The Good News: Wetlands Can Keep Up with Sea Level Rise to Offset Climate Change

By Stephanie M. McPherson

Jianwu Tang measures greenhouse gas emissions from a salt marsh on Cape Cod, Massachusetts in 2013. Photo courtesy of Jianwu Tang

Jianwu Tang measures greenhouse gas emissions from a salt marsh on Cape Cod, Massachusetts in 2013. Photo courtesy of Jianwu Tang

WOODS HOLE, Mass. — Coastal wetlands provide stunning views and are hosts to  a vast biodiversity. But they provide another service to the warming Earth: they capture carbon from the atmosphere and sequester it in their sediment at high rates. In the United States alone, coastal wetlands can offset the yearly carbon dioxide emissions from 800,000 cars. But as sea level rises with climate change, will coastal wetlands be overwhelmed, or will they retain their power as carbon sinks?

New research from the Marine Biological Laboratory demonstrates that the wetlands will prevail. “We found even though sea level will continue to rise at different rates [from location to location], sediment accrual rates in coastal wetlands will outpace sea level rise, ” says MBL Ecosystems Center scientist Jianwu (Jim) Tang, senior author on the study, published in Nature Communications.

More importantly, the carbon sequestered in coastal wetlands will stay locked away as new sediment deposits on top, allowing the marshland to act as a vault for excess carbon in the environment, the study found.

Although coastal wetlands cover only about 2 percent of the ocean surface, they are estimated to sequester more than 50 percent of the carbon captured by the ocean per year. And they fix carbon in their sediments at rates 10 to 100 times higher than forests.

The key to the study’s finding is that salt marshes be allowed to accrue sediment as they naturally would. However, humans have a track record of altering salt marshes in ways that reduce their effectiveness to offset climate change. Excessive nitrogen pollution from agricultural runoff or building dikes to block tidal flows, for example, hamper the ability of marshes to sequester carbon. And coastal overdevelopment also destroys these natural carbon sinks.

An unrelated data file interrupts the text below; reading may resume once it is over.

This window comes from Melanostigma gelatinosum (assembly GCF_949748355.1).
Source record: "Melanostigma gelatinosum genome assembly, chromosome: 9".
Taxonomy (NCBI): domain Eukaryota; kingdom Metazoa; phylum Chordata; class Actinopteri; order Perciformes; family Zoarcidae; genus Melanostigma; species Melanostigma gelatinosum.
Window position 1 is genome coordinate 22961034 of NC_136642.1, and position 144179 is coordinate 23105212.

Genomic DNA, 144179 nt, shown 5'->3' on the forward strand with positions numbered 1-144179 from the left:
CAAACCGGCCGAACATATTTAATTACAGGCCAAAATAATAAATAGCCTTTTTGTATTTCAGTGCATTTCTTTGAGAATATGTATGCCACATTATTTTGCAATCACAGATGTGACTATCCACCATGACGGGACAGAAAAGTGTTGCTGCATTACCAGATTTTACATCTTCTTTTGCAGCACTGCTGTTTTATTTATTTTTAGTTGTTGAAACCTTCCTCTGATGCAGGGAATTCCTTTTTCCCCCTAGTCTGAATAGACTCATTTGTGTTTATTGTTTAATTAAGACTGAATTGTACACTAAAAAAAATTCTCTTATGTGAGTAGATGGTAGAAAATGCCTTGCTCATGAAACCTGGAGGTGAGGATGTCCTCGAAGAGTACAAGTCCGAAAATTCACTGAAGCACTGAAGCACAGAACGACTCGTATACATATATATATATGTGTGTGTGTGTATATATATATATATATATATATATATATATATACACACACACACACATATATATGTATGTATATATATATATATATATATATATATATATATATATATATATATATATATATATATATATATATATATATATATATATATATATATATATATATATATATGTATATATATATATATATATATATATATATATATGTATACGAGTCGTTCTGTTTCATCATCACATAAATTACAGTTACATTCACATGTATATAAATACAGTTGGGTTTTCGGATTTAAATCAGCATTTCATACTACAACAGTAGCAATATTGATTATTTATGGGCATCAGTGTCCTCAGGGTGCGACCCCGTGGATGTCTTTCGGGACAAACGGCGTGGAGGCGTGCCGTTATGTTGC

Video by Emily Greenhalgh, Marine Biological Laboratory

“We have to understand that coastal wetlands are so valuable,” says Tang. “Yes, they are beautiful and attract fish and have a recreational purpose. But people don’t realize that they have  another, very important ecosystem value. Conservation and even restoration of wetlands, in some cases, will help us to increase and protect their function as carbon sinks and to the benefit of society and the warming planet.”

Citation:

Wang, F., Lu, X., Sanders, C.J., and Tang, J. (2019) Tidal wetland resilience to sea level rise increases their carbon sequestration capacity in United States. Nat Commun 10, 5434, doi:10.1038/s41467-019-13294-z

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The Marine Biological Laboratory (MBL) is dedicated to scientific discovery – exploring fundamental biology, understanding marine biodiversity and the environment, and informing the human condition through research and education. Founded in Woods Hole, Massachusetts in 1888, the MBL is a private, nonprofit institution and an affiliate of the University of Chicago.